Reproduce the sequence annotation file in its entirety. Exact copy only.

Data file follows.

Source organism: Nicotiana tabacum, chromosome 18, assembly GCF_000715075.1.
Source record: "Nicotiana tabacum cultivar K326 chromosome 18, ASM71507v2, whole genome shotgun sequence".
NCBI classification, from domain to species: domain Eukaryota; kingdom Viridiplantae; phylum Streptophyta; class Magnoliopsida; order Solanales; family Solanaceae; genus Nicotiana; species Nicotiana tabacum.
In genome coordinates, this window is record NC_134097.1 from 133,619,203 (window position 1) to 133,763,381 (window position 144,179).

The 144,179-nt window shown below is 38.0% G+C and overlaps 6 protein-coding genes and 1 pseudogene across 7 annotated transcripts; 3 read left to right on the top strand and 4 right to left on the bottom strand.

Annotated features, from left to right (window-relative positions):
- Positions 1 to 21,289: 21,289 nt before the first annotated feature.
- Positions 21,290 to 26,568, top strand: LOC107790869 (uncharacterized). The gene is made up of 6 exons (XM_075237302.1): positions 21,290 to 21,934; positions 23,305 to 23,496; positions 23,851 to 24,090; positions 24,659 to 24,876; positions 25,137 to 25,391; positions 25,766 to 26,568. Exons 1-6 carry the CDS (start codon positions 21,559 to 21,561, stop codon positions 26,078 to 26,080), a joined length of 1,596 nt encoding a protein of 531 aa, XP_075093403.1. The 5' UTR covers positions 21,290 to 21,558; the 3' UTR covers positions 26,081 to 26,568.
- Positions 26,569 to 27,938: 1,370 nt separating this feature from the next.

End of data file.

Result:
Source organism: Nicotiana tabacum, chromosome 18, assembly GCF_000715075.1.
Source record: "Nicotiana tabacum cultivar K326 chromosome 18, ASM71507v2, whole genome shotgun sequence".
NCBI classification, from domain to species: domain Eukaryota; kingdom Viridiplantae; phylum Streptophyta; class Magnoliopsida; order Solanales; family Solanaceae; genus Nicotiana; species Nicotiana tabacum.
In genome coordinates, this window is record NC_134097.1 from 133,619,203 (window position 1) to 133,763,381 (window position 144,179).

The 144,179-nt window shown below is 38.0% G+C and overlaps 6 protein-coding genes and 1 pseudogene across 7 annotated transcripts; 3 read left to right on the top strand and 4 right to left on the bottom strand.

Annotated features, from left to right (window-relative positions):
- Positions 1 to 21,289: 21,289 nt before the first annotated feature.
- Positions 21,290 to 26,568, top strand: LOC107790869 (uncharacterized). The gene is made up of 6 exons (XM_075237302.1): positions 21,290 to 21,934; positions 23,305 to 23,496; positions 23,851 to 24,090; positions 24,659 to 24,876; positions 25,137 to 25,391; positions 25,766 to 26,568. Exons 1-6 carry the CDS (start codon positions 21,559 to 21,561, stop codon positions 26,078 to 26,080), a joined length of 1,596 nt encoding a protein of 531 aa, XP_075093403.1. The 5' UTR covers positions 21,290 to 21,558; the 3' UTR covers positions 26,081 to 26,568.
- Positions 26,569 to 27,938: 1,370 nt separating this feature from the next.